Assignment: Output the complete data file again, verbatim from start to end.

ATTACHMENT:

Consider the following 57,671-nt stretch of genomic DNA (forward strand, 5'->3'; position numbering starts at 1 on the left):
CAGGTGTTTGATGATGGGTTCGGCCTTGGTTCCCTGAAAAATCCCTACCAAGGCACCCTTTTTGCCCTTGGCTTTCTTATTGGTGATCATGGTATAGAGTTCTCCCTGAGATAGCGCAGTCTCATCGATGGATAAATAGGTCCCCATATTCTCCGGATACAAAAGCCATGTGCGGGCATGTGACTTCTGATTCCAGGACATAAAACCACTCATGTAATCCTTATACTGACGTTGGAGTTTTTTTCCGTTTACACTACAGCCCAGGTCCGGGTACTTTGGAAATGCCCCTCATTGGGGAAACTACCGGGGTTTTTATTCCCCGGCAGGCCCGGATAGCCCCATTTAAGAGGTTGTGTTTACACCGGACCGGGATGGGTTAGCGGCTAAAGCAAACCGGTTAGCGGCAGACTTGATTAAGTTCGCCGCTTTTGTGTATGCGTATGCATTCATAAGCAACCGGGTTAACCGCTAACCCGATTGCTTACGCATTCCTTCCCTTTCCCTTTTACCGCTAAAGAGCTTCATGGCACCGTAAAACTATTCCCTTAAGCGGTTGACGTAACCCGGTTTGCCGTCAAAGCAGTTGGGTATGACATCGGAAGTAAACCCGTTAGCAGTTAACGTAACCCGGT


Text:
Consider the following 57,671-nt stretch of genomic DNA (forward strand, 5'->3'; position numbering starts at 1 on the left):
CAGGTGTTTGATGATGGGTTCGGCCTTGGTTCCCTGAAAAATCCCTACCAAGGCACCCTTTTTGCCCTTGGCTTTCTTATTGGTGATCATGGTATAGAGTTCTCCCTGAGATAGCGCAGTCTCATCGATGGATAAATAGGTCCCCATATTCTCCGGATACAAAAGCCATGTGCGGGCATGTGACTTCTGATTCCAGGACATAAAACCACTCATGTAATCCTTATACTGACGTTGGAGTTTTTTTCCGTTTACACTACAGCCCAGGTCCGGGTACTTTGGAAATGCCCCTCATTGGGGAAACTACCGGGGTTTTTATTCCCCGGCAGGCCCGGATAGCCCCATTTAAGAGGTTGTGTTTACACCGGACCGGGATGGGTTAGCGGCTAAAGCAAACCGGTTAGCGGCAGACTTGATTAAGTTCGCCGCTTTTGTGTATGCGTATGCATTCATAAGCAACCGGGTTAACCGCTAACCCGATTGCTTACGCATTCCTTCCCTTTCCCTTTTACCGCTAAAGAGCTTCATGGCACCGTAAAACTATTCCCTTAAGCGGTTGACGTAACCCGGTTTGCCGTCAAAGCAGTTGGGTATGACATCGGAAGTAAACCCGTTAGCAGTTAACGTAACCCGGT